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More MS news articles for March 2004

Neuropathic pain: experimental advances and clinical applications

Rev Neurol (Paris). 2004 Feb;160(2):199-203
Attal N, Bouhassira D.
Centre d'Evaluation et de Traitement de la Douleur et INSERM E-332 Hopital Ambroise Pare, AP-HP, Boulogne-Billancourt et Universite Versailles Saint-Quentin

Neuropathic pain is a clinical entity designating the different types of pain associated with a lesion of the nervous system including a wide range of pathological conditions from painful peripheral lesions (for example diabetic neuropathy, post-zoster pain, trauma-induced nerve injury) and central pain (particularly stroke-induced pain, spinal lesions, and multiple sclerosis).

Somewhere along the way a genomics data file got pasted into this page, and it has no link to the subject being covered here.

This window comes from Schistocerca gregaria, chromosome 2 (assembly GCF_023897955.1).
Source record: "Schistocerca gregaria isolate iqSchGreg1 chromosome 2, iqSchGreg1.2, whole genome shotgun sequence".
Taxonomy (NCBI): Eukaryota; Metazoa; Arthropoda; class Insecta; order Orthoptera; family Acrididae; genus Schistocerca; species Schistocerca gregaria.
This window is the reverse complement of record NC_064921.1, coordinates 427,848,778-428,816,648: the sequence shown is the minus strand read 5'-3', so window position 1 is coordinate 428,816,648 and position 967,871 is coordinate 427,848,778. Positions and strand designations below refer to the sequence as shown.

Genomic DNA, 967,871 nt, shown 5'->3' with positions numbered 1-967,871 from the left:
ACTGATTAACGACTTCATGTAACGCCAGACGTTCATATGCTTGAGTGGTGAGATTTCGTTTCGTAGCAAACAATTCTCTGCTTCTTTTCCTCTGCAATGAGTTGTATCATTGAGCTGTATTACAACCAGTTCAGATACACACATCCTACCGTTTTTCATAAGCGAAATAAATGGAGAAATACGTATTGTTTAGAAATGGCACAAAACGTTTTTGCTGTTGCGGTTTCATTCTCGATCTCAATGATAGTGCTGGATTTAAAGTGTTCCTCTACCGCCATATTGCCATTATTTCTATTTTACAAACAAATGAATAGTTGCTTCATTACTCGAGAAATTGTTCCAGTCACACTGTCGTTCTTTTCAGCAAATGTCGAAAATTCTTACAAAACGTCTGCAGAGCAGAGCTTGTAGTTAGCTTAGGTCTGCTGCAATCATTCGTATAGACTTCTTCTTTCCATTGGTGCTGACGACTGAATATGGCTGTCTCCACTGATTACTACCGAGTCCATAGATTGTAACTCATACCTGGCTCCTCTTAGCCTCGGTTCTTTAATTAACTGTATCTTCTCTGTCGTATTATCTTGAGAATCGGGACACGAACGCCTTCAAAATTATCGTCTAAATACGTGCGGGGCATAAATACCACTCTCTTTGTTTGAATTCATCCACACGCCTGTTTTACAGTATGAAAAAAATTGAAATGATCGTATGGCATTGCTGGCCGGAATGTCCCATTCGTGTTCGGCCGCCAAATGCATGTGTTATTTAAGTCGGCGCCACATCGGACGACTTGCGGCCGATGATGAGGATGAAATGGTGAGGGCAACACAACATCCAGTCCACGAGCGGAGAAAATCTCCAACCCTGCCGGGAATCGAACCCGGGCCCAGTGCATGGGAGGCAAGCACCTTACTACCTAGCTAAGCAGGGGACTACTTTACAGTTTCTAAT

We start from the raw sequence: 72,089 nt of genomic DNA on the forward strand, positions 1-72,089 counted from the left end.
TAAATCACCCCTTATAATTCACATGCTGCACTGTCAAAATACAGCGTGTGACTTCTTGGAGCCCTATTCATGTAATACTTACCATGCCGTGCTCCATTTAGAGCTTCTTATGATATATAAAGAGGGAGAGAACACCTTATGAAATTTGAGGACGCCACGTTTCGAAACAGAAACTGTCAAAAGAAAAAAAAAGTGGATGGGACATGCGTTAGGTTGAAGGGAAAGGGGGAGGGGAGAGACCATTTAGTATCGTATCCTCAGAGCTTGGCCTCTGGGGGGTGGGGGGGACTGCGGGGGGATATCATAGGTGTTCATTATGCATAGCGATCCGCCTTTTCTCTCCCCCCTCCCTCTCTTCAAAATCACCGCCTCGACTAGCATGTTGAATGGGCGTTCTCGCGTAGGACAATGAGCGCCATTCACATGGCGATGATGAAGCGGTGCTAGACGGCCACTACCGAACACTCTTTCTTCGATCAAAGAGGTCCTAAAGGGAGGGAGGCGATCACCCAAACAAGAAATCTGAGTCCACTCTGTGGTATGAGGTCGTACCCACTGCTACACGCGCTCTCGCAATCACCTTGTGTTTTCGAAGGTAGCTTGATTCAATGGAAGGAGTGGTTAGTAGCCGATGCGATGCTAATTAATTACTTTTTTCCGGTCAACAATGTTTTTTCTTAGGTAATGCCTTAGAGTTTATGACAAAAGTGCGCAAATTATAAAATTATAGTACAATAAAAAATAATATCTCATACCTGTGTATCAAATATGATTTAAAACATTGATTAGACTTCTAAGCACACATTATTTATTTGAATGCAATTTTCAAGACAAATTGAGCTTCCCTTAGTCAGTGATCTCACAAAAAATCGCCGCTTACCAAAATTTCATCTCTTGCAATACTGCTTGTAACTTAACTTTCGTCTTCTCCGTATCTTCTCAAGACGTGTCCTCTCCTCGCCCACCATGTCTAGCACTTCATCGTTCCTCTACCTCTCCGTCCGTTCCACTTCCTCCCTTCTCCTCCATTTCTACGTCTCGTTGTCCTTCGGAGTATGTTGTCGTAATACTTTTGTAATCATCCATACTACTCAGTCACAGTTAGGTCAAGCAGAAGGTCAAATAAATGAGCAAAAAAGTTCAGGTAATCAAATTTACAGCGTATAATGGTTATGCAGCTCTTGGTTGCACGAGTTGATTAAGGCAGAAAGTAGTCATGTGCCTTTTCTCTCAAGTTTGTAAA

Despite this wide range of etiologies, neuropathic pain has well characterized clinical features which generally allow distinction from other types of pain: continuous often burn-like pain, paroxysmal pain (electrical discharge, knife stab), evoked pain, highly invalidating pain (allodynia, hyperalgesia), and associated dysethesia and/or paresthesia.

Over the last ten Years, very little work has been published on neuropathic pain, which is now becoming a very active domain of research in neurobiology.

Advances to date have not been spectacular although better tolerated agents have been recently marketed.

Future progress should enable an appropriate response to the therapeutic challenge of neuropathic pain.